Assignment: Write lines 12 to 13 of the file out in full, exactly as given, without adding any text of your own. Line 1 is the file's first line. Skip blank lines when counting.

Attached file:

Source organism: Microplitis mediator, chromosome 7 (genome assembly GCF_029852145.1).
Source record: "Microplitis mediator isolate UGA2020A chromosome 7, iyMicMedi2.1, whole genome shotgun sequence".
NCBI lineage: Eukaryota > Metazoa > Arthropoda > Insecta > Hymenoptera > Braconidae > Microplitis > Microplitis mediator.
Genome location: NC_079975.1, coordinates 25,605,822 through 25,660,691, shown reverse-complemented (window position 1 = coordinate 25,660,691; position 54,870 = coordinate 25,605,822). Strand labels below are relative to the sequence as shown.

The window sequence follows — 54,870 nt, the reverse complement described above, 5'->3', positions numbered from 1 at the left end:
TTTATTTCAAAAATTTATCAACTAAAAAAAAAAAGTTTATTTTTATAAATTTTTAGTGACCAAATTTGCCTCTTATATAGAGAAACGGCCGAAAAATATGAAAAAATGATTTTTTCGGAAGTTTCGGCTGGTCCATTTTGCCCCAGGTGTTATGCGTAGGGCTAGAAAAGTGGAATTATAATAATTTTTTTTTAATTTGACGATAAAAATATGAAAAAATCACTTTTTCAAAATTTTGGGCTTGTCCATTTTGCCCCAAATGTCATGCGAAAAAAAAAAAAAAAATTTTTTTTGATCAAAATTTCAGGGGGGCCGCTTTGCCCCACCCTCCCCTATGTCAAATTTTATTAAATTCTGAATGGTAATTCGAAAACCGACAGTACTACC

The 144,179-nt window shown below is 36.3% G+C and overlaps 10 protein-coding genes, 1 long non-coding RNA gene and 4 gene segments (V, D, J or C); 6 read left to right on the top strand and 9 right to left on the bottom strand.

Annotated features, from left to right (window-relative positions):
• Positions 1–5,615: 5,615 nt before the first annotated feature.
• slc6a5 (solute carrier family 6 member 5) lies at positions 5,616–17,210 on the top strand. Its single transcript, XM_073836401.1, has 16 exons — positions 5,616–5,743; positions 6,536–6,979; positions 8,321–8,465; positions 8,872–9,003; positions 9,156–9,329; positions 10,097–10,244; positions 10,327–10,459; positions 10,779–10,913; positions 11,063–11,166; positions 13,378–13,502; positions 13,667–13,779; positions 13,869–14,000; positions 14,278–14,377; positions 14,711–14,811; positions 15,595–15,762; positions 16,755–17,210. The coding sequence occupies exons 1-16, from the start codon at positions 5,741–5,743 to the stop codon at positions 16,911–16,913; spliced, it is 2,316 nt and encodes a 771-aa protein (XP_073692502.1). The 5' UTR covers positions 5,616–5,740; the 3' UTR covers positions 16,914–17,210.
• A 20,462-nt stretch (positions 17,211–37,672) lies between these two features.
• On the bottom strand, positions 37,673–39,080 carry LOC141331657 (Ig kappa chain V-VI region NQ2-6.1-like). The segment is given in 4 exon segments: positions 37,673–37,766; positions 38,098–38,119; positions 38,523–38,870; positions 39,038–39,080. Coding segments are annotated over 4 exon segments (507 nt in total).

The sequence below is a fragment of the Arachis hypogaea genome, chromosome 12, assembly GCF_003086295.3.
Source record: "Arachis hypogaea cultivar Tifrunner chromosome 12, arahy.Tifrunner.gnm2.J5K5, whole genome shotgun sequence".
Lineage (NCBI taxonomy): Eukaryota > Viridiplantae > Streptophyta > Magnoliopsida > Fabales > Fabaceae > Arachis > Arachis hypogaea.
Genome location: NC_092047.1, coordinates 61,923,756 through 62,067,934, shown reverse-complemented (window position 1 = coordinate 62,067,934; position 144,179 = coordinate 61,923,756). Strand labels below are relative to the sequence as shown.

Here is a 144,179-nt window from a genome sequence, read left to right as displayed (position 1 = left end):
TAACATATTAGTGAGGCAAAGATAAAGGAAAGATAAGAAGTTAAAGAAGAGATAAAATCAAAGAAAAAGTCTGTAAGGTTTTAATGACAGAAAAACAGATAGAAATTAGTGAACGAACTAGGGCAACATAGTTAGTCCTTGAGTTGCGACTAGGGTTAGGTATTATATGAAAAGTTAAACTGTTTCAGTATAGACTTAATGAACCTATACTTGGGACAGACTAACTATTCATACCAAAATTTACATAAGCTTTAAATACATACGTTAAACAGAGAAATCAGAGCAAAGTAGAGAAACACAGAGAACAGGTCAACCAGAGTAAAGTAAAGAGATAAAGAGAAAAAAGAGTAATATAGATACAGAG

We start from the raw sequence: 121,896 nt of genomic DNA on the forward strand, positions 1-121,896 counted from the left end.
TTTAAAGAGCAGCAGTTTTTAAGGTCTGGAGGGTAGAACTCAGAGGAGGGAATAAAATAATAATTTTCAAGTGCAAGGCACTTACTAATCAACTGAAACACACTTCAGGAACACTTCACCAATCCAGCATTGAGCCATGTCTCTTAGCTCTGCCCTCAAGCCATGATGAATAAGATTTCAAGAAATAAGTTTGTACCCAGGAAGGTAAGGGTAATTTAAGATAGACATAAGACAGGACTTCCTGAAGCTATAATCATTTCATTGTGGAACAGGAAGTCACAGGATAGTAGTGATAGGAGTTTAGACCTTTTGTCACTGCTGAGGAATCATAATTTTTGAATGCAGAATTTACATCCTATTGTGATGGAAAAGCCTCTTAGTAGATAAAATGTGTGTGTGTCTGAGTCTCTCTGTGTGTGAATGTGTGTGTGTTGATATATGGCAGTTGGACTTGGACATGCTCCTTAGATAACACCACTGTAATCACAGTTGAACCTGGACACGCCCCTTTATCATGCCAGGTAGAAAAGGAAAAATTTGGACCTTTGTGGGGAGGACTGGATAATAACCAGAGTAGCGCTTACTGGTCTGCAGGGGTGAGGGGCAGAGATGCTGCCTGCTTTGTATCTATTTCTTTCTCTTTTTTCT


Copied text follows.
• On the bottom strand, positions 37,673–39,080 carry LOC141331657 (Ig kappa chain V-VI region NQ2-6.1-like). The segment is given in 4 exon segments: positions 37,673–37,766; positions 38,098–38,119; positions 38,523–38,870; positions 39,038–39,080. Coding segments are annotated over 4 exon segments (507 nt in total).

The sequence below is a fragment of the Arachis hypogaea genome, chromosome 12, assembly GCF_003086295.3.